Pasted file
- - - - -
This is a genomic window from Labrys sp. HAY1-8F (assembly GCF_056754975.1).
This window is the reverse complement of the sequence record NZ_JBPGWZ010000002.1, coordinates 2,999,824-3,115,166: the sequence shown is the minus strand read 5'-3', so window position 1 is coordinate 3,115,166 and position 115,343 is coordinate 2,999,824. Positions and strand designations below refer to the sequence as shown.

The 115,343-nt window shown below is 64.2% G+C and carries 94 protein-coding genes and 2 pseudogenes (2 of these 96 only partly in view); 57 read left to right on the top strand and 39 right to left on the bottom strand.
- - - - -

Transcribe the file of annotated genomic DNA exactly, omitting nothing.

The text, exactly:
This is a genomic window from Labrys sp. HAY1-8F (assembly GCF_056754975.1).
This window is the reverse complement of the sequence record NZ_JBPGWZ010000002.1, coordinates 2,999,824-3,115,166: the sequence shown is the minus strand read 5'-3', so window position 1 is coordinate 3,115,166 and position 115,343 is coordinate 2,999,824. Positions and strand designations below refer to the sequence as shown.

The 115,343-nt window shown below is 64.2% G+C and carries 94 protein-coding genes and 2 pseudogenes (2 of these 96 only partly in view); 57 read left to right on the top strand and 39 right to left on the bottom strand.